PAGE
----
Sudan's Muslim north has been attempting to impose Islamic law on the country's Christian and animist south. Some 2 million people have died and more than 4 million have been displaced in the civil war, which began in 1983. However, both sides are negotiating a peace settlement that could be signed this month. Daniel Bul, 53, bishop of the Episcopal Church of Sudan for the Diocese of Renk, spoke with CT's associate news editor, Stan Guthrie.
What can you report about church growth in Sudan?
Well the church is growing, especially the Anglicans now. [The church had] over 500,000 [adherents] when the British left Sudan in 1955. The independence of Sudan came in 1956. The number of Sudanese priests was at that time about 5 or 6.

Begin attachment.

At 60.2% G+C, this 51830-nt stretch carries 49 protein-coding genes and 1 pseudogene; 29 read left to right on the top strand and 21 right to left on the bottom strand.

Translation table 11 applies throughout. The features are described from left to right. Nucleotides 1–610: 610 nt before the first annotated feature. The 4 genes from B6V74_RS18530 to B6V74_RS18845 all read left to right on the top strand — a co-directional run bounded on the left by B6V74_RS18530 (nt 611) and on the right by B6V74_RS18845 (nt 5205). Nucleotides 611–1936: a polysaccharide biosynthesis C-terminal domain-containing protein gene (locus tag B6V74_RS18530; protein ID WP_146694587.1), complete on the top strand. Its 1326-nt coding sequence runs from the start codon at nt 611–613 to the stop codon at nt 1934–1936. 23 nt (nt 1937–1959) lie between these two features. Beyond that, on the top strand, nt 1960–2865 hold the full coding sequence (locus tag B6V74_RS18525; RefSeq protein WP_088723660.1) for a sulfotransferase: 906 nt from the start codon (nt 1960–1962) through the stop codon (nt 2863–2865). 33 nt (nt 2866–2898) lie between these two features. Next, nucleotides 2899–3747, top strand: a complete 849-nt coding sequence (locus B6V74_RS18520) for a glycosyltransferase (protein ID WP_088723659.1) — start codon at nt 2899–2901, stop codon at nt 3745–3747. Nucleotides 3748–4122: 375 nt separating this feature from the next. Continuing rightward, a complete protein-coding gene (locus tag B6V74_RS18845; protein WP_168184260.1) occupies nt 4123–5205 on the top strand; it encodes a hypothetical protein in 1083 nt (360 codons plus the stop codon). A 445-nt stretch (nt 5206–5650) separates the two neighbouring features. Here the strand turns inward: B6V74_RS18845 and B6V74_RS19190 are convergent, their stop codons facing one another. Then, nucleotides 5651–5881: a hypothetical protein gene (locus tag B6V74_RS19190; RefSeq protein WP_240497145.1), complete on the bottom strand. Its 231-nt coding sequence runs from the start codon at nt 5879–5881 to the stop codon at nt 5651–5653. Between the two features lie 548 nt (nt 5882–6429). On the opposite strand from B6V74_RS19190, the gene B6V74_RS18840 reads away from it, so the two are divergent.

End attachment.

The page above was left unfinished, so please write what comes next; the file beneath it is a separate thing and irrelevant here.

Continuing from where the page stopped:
But the priests in the Sudan now for Anglicans are 3,500. And the number of Christians is 5 million Anglicans. And there is big growth going on in other churches like the Catholics, like the Presbyterians and Pentecostals. Other smaller churches are growing. The growth of the church is really tremendous. And we hope … in the southern Sudan … everybody is going to be a Christian.
To what do you attribute this growth?
We were in a situation where we had nobody to turn to. Everything was difficult in the Sudan and the war was very hard on the people. You know, we have been in war for 20 years now. … This hard situation has really sharpened the eyes of the people and the only place to turn was God. And when we pray, we have so many miracles that God's been doing in the southern Sudan. And the Holy Spirit was moving as a revival was happening. There was no food, there was no medicine, but when people gather and pray for a person who is sick, he gets healed. And that turns the people to Christ. There was no medicine, ...1